As the popularity of golf continues to grow exponentially, so does the difficulty an amateur player faces in breaking into the professional ranks and creating a solid career on tour.
In the modern era of sport, few athletes have driven a game’s development quite like Tiger Woods. An enigma and an incredible athlete, Woods captured the imagination of millions, if not billions, around the world. Golf fan or otherwise, people sat up and took notice.
Woods gave golf an entirely revamped image and this would propel the sport’s popularity around the globe. Television ratings spiked, as did weekly event attendance. By the time the Millennium arrived, golf had taken its place among the most played sports in the world.
Tough Nut To Crack
All of this is fantastic for the game, yet, the rise of golf has led to a serious rise in the competition golfers face, both initially on the amateur circuit, and then the professional tour, should they make it that far.
In fact, when one takes a closer look at just how Tiger Woods has shaped golf’s development, the results are staggering. There is no doubting the impact the 14-time major winner has imparted on golf and its progression.
Take Irish golf, for example. A population of roughly five million people, of whom about 300,000 are officially registered members of a golf club.
In last year’s Walker Cup, the amateur format of golf’s Ryder Cup, five Irish players featured. This was a record number of selections for Irish players as they made up 50% of the Great Britain and Ireland team. Among the ten players selected, the Irish contingent were Paul Dunne, Gary Hurley, Gavin Moynihan, Cormac Sharvin and Jack Hume.
Booming Economies & Rolling Fairways
In addition to the influence players like Woods had over the game’s popularity, one other big catalyst in golf’s spike in popularity were the fruitful economies of the Western world. Again, Ireland provides a clear example of just how the economy impacted the game.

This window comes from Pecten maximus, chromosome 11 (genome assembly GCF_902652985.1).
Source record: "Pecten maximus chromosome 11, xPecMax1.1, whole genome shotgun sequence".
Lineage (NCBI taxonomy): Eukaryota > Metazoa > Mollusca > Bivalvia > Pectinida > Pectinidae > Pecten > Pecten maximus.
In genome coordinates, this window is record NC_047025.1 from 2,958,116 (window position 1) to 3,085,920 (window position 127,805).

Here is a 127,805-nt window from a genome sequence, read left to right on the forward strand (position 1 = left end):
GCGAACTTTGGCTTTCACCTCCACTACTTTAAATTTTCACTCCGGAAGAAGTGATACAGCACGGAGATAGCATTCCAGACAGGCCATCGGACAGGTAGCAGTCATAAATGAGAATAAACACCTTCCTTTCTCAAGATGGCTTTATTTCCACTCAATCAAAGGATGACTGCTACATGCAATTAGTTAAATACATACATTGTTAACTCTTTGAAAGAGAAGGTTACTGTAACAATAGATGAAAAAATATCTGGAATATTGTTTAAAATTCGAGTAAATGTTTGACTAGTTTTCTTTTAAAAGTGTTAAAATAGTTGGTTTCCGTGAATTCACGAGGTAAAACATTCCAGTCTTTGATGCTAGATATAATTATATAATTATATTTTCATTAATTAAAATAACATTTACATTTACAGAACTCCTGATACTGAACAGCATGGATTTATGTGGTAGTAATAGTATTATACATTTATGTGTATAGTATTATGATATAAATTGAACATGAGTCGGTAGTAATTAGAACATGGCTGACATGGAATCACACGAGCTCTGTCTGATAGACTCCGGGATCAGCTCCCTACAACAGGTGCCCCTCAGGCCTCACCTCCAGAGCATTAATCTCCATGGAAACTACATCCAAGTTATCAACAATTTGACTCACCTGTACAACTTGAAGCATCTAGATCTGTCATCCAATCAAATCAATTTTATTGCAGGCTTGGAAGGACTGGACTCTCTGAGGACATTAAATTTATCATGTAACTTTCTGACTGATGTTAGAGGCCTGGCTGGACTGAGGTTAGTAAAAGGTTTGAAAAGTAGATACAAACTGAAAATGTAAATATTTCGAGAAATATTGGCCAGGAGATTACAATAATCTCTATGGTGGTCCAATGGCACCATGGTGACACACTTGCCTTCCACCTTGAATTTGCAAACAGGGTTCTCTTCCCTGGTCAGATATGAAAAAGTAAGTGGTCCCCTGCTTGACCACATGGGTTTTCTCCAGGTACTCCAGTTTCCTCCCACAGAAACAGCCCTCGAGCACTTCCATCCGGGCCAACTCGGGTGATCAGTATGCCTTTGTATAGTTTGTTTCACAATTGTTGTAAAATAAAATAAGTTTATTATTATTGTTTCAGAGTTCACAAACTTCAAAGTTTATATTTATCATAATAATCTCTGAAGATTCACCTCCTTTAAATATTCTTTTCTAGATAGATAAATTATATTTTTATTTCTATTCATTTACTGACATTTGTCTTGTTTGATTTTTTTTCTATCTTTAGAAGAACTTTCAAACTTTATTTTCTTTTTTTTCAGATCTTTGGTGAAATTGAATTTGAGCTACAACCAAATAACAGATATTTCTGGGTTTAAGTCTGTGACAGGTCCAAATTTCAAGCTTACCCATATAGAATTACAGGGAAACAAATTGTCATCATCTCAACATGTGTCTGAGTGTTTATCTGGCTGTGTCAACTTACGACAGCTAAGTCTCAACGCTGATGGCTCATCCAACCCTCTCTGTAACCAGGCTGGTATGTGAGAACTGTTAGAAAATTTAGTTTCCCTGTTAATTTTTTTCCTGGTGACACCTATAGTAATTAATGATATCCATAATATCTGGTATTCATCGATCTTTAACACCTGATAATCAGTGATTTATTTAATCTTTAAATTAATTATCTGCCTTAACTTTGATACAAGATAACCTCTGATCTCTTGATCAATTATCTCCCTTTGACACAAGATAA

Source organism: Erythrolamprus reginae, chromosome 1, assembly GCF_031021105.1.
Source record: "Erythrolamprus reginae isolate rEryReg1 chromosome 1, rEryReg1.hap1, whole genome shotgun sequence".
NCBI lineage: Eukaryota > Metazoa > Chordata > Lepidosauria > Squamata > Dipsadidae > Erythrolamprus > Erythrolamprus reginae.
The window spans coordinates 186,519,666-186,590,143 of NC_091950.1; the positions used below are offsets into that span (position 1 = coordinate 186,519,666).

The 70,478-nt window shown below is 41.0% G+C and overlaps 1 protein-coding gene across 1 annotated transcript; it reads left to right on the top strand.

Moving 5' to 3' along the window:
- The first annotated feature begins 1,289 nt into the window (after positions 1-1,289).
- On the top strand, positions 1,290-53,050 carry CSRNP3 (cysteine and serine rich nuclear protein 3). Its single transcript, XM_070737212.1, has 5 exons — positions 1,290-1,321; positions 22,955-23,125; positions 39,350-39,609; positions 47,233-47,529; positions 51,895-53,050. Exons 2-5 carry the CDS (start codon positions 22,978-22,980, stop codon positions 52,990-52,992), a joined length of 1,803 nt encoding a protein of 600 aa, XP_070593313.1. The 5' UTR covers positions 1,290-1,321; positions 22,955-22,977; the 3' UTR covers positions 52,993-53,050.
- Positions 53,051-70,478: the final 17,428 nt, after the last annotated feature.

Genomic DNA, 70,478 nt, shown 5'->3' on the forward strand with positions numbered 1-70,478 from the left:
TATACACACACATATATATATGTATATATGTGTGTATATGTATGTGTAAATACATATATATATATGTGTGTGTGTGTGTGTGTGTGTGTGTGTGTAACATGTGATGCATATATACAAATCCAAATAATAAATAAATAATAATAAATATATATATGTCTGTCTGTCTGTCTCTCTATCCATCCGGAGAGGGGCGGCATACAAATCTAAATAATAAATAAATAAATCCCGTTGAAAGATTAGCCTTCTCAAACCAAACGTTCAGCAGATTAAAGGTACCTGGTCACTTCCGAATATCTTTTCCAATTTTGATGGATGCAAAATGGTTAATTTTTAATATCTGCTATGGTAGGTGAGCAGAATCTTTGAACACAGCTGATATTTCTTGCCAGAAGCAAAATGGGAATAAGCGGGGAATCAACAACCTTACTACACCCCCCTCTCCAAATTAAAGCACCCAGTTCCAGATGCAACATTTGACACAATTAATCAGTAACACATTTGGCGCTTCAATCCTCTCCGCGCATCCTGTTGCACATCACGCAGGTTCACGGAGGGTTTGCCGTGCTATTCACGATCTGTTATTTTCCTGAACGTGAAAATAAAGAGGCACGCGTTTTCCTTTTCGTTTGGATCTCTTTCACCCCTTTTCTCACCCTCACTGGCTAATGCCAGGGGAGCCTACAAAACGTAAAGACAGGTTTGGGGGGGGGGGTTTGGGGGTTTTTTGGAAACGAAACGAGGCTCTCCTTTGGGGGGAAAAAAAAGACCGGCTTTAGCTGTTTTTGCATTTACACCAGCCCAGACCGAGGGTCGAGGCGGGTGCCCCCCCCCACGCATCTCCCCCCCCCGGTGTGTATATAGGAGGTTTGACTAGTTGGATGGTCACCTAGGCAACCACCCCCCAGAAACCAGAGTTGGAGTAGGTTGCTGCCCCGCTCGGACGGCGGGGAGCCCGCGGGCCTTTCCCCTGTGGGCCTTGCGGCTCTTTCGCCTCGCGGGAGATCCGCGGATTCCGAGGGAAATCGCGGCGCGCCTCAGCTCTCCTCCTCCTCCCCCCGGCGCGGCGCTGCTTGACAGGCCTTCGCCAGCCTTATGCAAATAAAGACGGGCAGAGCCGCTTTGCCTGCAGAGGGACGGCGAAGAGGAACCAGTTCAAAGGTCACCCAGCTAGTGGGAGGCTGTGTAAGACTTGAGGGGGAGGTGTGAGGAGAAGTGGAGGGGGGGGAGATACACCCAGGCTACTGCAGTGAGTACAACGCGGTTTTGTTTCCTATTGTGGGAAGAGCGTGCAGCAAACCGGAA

In the decade between the mid 1990’s and the mid noughties some 150 golf courses were constructed on the Emerald Isle. The number of golf-enthused tourists who visited Ireland during the boom were certainly a catalyst in new courses being built, but most of the construction can be attributed to the rapidly growing demand for golf to be made more widely available to the Irish public.
These memberships, in particular junior memberships (usually available to children under 15 years of age), experienced huge growth in the same decade of the mass course construction, with an estimated 400% increase in junior golf throughout the country between 1995 and 2005.
As we all know, by the turn of the decade resources had well and truly dried up. This coincided with the market for golf courses becoming saturated. However, the young guns who made it onto the tee before the recession closed its doors on affordable memberships have come out the other end as world beaters.
The Irish famous five, who represent only a fraction of the hugely talented amateur golfing contingent on Irish shores, were given a huge opportunity roughly 15 years ago by the Celtic Tiger. Unlike the property bubble and the banking crash, Irish junior golf had built a solid platform and from there it was only moving in one direction.
Between them, the five Walker Cup members amassed over 50 amateur victories. Most notably, the Irish Amateur Open, the Irish Amateur Close Championship, the Brabazon Trophy, the East of Ireland Open Championship and the West of Ireland Open Championship.
In addition, there were near-famous victories in both the US and British Amateur Open Championship, as well as the British Open Championship which Paul Dunne famously led after 3 rounds.
What Next For The “Famous Five”?
At the time of the Walker Cup last year, all five of the Irish players ranked in the top 35 of amateur golfers in the world, cementing themselves as some of the world’s hottest golfing prospects.
Dunne, Hurley and Moynihan all opted to turn professional almost immediately after the Walker Cup at the end of last summer. Sharvin and Hume retained their amateur status for another year, challenging for some of the circuit’s biggest titles.
Since then, both Sharvin and Hume have joined their Irish counterparts on turning professional. Between the five players they have had mixed success thus far. Dunne was the only player to gain full European Tour status, while Moynihan is plying his trade in the European second tier, the Challenge Tour.
Hurley failed to secure his place on the European Tour and is competing on the Algarve Pro Tour. He has picked up one win to date and will be hoping he can kick on and move up through the tour rankings over time.
Each man should be given time to adapt to their new professional careers, without a doubt. However, the difficulty displayed in trying to qualify for the main professional tours is a testament in itself for the great challenge facing even the top amateur golfers in the world today.
Golf could be about to embark on a thrilling journey given the talent constantly emerging from every corner of the world. The next generation of golf looks to be a spectator’s dream, led by the Irish famous five and the “Millennial Golfers”.
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